First BCTR student mixer held on Feb. 5th
February 13, 2013
The first BCTR Student Mixer, held on Tuesday, February 5th, drew together graduate and undergraduate students from a diverse spectrum of backgrounds and disciplines who work for BCTR research projects or are interested in doing so. The Mixer was originally proposed by the Student Engagement Committee (SEC) as a way for undergraduates to talk candidly with current graduate students about their respective education and career trajectories over snacks in Beebe Hall.
During the Mixer, undergraduates expressed a range of concerns and apprehensions about applying to graduate school or entering the work world post-graduation. Although their individual perspectives and goals were unique, one overarching theme emerged from the various discussions. Most commonly articulated was the perceived pressure to go directly from undergrad into graduate school. Although the Cornell environment ignites a deep-rooted love of learning and knowledge, it also fosters a sense of insecurity for some students who wish to take alternate paths after graduation. Graduate students were able to quell this apprehension by describing their own varied trajectories and the time it took them to figure out a good “fit” for graduate school.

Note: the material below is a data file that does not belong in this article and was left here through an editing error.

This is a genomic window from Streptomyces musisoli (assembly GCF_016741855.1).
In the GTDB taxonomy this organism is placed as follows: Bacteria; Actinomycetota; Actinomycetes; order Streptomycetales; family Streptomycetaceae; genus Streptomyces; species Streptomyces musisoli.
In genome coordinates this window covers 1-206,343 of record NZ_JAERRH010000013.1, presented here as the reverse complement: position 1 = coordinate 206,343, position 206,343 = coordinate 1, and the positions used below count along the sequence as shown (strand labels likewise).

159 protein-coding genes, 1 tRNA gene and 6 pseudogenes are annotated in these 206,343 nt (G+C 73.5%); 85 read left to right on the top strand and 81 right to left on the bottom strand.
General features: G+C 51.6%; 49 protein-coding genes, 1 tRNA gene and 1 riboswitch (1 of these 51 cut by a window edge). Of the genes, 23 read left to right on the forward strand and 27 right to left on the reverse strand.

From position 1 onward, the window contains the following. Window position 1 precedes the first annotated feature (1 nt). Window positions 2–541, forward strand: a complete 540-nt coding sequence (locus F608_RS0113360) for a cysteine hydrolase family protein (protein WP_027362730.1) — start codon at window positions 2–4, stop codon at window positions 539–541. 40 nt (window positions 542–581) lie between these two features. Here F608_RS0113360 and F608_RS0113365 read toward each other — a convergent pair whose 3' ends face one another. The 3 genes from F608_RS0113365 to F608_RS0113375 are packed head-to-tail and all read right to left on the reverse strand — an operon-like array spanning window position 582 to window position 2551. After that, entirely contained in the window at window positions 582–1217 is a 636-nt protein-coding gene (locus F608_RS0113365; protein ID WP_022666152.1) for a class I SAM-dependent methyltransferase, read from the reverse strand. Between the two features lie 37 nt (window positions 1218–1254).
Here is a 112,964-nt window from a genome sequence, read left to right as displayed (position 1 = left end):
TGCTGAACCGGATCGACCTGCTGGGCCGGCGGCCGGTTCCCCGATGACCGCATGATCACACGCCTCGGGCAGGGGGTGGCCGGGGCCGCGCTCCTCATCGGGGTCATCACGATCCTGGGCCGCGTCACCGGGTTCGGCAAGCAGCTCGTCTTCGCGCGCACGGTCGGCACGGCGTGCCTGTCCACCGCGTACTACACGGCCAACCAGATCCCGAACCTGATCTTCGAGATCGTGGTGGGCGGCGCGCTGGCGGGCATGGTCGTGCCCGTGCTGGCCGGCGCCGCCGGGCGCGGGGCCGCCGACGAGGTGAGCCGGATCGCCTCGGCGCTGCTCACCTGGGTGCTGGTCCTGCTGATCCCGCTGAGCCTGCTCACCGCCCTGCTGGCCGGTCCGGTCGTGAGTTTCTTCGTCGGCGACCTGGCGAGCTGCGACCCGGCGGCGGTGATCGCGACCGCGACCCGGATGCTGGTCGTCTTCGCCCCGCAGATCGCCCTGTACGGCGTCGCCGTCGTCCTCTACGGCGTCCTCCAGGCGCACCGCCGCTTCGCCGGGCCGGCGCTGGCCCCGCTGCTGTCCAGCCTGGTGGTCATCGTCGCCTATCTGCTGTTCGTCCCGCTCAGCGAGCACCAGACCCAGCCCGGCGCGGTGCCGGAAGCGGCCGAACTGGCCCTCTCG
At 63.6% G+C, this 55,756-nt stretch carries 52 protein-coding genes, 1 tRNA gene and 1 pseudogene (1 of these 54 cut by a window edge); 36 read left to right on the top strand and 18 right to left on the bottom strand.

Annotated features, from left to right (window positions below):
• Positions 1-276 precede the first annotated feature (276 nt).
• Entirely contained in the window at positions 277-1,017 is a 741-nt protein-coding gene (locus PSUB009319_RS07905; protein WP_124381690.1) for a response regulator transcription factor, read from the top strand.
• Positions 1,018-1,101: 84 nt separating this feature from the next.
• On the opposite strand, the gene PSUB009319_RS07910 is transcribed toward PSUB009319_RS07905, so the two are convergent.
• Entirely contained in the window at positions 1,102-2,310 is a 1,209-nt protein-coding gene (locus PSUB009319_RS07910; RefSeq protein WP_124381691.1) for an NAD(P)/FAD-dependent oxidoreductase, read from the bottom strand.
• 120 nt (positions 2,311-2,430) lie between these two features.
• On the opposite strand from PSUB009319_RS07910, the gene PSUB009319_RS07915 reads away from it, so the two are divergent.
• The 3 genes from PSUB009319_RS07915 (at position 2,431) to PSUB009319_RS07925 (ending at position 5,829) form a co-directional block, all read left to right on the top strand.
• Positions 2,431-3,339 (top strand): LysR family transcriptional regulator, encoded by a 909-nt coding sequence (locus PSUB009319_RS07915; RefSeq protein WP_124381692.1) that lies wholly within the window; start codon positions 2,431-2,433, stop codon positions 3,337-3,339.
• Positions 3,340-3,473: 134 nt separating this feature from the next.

Although the graduate students in attendance were primarily pursuing degrees in Human Development, their backgrounds represented a diverse array of undergraduate majors and previous experiences. Whereas some had obtained an MPH or other master’s degree prior to working towards a doctorate, others had pursued careers in policy or research in a medical setting. Graduate students concurred that giving oneself permission to take time to figure out one’s goals and priorities is of the utmost importance.
In attendance were 5 Human Development graduate students and 8 undergraduate students from Human Development, Human Biology, Health, and Society, and Psychology, among other departments. At the conclusion of the Mixer, both graduate and undergraduate students expressed enthusiasm for attending similar events in the future.